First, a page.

Some call for veto on Albany Co. law that raises age to buy tobacco related products

ALBANY, N.Y. (NEWS10) – Some are calling for a veto of a local law passed in Albany County that raises the age to buy tobacco related products to 21.

Local Law C passed the Albany County Legislature on May 9. While Albany County Executive Dan McCoy needs to sign the law for it to go into effect, some are calling for a veto.

“If this becomes law, where will 18, 19, 20-year-old smokers go to get cigarettes?” Jim Calvin, Pres. of New York Association of Convenience Stores, positioned. “Just hop the county border.”

Calvin doesn’t believe Local Law C will stop teenagers from getting ahold of tobacco products.

“There are so many other ways that kids manage to get cigarettes other than buying them from a convenience store,” he said.

Calvin said research shows the majority of teen smokers get their cigarettes from social shares and not stores.

“From older relatives and acquaintances, from Lenny down the block, from Uncle Charlie, from mommy’s pocketbook, so if you elevate the purchase age here at a store like this, they’re still going to have access,” he said.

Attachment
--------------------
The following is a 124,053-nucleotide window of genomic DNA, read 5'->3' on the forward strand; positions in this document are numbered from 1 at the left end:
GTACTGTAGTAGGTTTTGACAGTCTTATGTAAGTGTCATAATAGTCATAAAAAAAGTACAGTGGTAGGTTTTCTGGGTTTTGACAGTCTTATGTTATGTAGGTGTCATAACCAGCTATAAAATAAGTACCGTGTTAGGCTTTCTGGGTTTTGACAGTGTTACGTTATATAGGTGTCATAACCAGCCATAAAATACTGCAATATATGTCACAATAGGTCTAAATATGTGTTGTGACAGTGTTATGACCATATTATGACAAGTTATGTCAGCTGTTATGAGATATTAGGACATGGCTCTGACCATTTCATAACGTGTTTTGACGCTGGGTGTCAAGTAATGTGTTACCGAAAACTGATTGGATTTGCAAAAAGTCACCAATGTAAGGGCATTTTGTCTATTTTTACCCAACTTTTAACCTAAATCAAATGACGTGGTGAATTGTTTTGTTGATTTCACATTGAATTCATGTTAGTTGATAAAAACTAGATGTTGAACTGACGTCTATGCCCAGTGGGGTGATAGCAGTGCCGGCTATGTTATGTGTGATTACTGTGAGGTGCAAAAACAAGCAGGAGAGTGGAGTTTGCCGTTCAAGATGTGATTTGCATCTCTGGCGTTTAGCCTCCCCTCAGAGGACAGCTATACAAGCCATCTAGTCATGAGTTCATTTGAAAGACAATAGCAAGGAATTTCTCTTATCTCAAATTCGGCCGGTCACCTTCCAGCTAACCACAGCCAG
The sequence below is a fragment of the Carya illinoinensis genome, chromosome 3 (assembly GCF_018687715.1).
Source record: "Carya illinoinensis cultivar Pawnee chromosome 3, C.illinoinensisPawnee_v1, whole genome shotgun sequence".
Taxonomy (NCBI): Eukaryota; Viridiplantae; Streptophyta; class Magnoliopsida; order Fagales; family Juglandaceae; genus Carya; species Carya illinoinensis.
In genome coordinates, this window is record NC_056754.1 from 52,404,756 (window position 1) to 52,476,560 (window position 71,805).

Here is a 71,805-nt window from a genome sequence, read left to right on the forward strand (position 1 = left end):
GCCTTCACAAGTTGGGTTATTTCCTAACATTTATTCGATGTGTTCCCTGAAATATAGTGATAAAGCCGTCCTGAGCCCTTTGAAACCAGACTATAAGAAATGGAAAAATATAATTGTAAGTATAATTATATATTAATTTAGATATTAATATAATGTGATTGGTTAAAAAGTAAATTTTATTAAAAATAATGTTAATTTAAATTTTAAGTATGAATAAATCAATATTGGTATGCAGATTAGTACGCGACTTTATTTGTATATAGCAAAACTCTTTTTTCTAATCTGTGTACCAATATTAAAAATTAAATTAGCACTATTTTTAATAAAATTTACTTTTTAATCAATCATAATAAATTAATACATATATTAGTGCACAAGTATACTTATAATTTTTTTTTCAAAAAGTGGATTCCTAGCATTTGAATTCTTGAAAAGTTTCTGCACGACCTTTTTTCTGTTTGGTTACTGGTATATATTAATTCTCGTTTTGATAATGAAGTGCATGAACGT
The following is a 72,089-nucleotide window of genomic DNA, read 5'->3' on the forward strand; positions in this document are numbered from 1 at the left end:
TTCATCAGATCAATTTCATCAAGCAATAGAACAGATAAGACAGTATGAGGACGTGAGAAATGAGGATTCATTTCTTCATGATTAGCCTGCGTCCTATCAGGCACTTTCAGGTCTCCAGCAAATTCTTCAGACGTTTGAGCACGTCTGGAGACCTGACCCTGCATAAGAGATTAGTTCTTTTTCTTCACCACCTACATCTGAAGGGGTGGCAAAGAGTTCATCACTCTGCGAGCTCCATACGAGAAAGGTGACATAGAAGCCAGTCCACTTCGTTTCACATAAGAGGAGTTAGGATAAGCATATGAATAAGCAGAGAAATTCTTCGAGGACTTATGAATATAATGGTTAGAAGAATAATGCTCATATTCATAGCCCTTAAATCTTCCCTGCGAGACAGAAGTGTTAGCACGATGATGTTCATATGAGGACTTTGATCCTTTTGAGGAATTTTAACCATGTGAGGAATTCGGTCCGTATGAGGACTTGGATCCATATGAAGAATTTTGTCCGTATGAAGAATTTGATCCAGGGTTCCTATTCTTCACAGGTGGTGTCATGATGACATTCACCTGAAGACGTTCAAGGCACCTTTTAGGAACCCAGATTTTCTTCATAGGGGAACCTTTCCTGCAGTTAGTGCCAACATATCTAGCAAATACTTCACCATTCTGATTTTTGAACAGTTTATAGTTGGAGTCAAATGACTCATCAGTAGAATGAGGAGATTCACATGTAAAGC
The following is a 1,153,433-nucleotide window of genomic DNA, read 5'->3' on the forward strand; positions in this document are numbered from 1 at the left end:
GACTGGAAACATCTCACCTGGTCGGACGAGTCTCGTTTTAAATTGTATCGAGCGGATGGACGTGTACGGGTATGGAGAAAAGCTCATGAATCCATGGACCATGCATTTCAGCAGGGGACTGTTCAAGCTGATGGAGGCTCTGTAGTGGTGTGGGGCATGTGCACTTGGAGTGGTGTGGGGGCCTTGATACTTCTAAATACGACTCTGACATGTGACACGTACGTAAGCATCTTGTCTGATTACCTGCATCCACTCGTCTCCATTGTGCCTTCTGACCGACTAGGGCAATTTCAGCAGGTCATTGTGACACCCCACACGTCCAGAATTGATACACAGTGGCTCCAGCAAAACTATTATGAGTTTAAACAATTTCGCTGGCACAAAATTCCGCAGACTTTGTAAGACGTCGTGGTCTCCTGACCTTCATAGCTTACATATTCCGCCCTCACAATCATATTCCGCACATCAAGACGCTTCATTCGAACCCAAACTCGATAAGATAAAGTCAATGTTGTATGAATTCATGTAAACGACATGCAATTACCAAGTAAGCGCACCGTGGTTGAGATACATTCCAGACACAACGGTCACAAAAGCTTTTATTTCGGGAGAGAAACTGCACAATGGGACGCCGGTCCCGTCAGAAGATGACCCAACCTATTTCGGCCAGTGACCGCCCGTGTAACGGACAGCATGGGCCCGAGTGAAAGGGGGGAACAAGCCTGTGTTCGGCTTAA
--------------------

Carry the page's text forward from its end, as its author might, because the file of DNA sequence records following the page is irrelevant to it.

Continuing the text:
Albany County Legislator Paul Miller disagrees. He said the goal of the bill is not to prevent people from buying cigarettes but to prevent teens from starting to smoke.

“If somebody’s never smoked, it’s a lot less likely they’re going to go over to Rensselaer County just to get their first cigarette,” he said.

Miller said the county’s health board conducted a report on teenagers buying cigarettes, and raising the purchasing age was their highest recommendation to prevent teen smoking.

“Part of the study was that when people start smoking after 21, it’s a lot easier for them to quit if they decide to quit,” he said.

While convenience stores would lose business under the new bill, Miller said it would have a positive impact on the healthcare industry.

“Smoking causes health problems and raises the cost of healthcare currently, so the more people that we can get off – that stop smoking – it will reduce the cost of healthcare for the county,” he said.

McCoy will hold a public hearing on the tobacco law on Thursday. He has until the second week of June to decide whether he’ll sign it into law.

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